Examining the Contribution of WM Gating Policies to Task-Switching and AX-CPT Performance

Task-switching (for reviews, see Kiesel et al. 2010; Monsell 2003; Vandierendonck et al. 2010) and AX-CPT (e.g., Braver and Cohen 2000; Braver et al. 2009; Hefer and Dreisbach 2016, 2017; Paxton et al. 2008) are prominent paradigms to study cognitive control processes, underlying goal-directed and flexible behavior (for reviews see Braver 2012; Gratton et al. 2018). Importantly, both the task-switching and AX-CPT paradigms were suggested to involve gating processes (Braver and Cohen 2000; D’Ardenne et al. 2012; Kessler 2017; Kessler et al. 2017; Rougier and O’Reilly 2002), making them adequate transfer tasks for the current study.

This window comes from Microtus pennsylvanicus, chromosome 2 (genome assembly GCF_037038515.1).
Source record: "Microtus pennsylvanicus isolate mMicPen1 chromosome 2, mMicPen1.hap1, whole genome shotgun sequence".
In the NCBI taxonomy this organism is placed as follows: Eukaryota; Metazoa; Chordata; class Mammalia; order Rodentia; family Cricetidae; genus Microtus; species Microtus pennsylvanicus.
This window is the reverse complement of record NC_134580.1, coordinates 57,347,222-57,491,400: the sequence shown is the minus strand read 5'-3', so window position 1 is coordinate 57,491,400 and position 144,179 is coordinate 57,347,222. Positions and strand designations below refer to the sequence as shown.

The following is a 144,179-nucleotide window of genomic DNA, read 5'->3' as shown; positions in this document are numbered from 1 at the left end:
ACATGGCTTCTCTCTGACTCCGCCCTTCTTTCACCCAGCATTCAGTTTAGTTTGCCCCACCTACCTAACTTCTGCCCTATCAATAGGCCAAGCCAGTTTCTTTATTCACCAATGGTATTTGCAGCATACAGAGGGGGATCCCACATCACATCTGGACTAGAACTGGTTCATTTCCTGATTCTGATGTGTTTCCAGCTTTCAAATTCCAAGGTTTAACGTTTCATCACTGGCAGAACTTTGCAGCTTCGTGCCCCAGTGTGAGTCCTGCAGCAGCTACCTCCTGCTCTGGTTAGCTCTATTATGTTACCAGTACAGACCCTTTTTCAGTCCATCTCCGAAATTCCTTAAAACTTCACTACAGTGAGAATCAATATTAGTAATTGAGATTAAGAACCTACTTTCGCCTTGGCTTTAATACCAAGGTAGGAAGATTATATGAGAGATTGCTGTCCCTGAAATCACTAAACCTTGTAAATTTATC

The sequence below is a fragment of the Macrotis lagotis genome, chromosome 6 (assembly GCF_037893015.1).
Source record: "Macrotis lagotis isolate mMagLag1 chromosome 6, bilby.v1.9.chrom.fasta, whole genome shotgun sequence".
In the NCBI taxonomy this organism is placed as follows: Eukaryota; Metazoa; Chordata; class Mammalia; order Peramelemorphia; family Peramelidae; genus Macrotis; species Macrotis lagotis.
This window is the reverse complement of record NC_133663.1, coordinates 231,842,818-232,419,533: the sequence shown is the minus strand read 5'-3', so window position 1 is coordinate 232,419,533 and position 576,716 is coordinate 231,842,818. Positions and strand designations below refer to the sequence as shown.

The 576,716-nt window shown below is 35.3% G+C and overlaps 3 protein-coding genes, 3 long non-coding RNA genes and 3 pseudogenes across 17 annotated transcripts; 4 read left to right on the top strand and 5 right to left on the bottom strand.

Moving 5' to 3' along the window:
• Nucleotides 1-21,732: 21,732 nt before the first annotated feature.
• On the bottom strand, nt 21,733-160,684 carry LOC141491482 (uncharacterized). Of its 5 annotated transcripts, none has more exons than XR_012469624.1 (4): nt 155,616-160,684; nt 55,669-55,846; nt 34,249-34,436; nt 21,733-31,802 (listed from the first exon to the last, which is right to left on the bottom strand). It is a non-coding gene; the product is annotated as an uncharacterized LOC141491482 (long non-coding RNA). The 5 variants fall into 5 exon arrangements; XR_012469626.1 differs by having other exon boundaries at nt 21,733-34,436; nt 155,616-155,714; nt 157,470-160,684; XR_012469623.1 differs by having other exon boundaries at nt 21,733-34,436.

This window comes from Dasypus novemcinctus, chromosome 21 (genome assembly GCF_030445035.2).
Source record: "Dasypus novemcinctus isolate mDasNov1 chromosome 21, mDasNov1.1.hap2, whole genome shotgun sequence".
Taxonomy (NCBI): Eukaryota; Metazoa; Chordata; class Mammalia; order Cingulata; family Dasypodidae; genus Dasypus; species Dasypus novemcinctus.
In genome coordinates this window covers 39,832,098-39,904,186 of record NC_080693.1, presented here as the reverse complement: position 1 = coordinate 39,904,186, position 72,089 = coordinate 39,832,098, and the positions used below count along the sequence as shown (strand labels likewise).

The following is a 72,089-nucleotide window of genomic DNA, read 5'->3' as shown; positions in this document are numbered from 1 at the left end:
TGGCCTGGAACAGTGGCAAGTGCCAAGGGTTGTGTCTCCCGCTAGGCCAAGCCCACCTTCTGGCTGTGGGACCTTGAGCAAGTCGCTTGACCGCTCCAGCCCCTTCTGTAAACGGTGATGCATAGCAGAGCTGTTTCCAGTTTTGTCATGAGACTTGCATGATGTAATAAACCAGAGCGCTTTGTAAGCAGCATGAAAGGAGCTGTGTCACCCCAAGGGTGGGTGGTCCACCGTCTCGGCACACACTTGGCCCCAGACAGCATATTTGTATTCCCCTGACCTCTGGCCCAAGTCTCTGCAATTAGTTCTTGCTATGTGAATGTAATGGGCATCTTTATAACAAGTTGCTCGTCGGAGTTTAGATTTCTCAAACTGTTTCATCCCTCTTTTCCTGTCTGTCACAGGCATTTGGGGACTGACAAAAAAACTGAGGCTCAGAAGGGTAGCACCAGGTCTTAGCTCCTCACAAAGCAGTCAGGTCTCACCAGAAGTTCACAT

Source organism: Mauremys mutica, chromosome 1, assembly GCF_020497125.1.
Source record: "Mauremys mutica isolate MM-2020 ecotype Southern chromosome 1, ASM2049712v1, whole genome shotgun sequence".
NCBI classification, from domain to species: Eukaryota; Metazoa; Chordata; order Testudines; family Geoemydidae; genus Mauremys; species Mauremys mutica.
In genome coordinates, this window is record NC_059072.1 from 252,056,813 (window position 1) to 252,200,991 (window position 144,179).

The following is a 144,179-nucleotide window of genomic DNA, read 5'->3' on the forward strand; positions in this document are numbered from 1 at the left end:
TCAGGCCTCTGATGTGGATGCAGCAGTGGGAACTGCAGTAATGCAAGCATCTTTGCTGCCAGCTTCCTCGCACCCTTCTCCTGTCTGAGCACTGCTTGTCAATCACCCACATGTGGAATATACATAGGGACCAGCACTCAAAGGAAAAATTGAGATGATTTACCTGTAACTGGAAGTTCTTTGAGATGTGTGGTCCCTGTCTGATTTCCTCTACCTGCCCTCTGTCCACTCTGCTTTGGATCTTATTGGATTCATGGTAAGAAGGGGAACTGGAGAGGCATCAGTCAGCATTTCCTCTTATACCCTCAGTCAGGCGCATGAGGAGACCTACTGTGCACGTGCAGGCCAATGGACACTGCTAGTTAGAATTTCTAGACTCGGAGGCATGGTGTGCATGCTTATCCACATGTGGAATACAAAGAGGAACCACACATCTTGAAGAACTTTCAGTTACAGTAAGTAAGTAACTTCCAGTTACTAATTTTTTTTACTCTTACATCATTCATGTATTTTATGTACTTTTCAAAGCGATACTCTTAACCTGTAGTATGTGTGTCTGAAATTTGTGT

The task switching paradigm is a widely used measure for cognitive flexibility and the main measure being the latency and accuracy rates when switching as compared to repeating tasks. A popular variant is the cued task-switching paradigm, in which a cue announces which of the two tasks has to be executed in response to a bivalent stimulus (that in principle allows the application of both tasks; Meiran 2014). Cue-processing encourages proactive control (comparable to a CF condition) and thus eases the selection of the appropriate task. The AX-CPT is a context-processing task, applied for the study of WM processes and cognitive control dynamics. In this paradigm, a target response is required whenever an A-cue is followed by an X-probe, with AX sequences occurring with high frequency (70%), making the A-cue highly predictive of the X probe. That way, the A-cue processing (comparable to a CF condition) encourages a proactive control mode leading to increased behavioral costs (higher error rates) when the A-cue is not followed by an X probe (i.e., AY trials) and to less errors when the X-probe is not preceded by an A (i.e., BX trials). Note that the typical assumption is that using a selective retrieval of contextual information is assumed to lead to higher interference on BX trials as the X-probe is strongly associated with a target response (cf. Gonthier et al. 2016).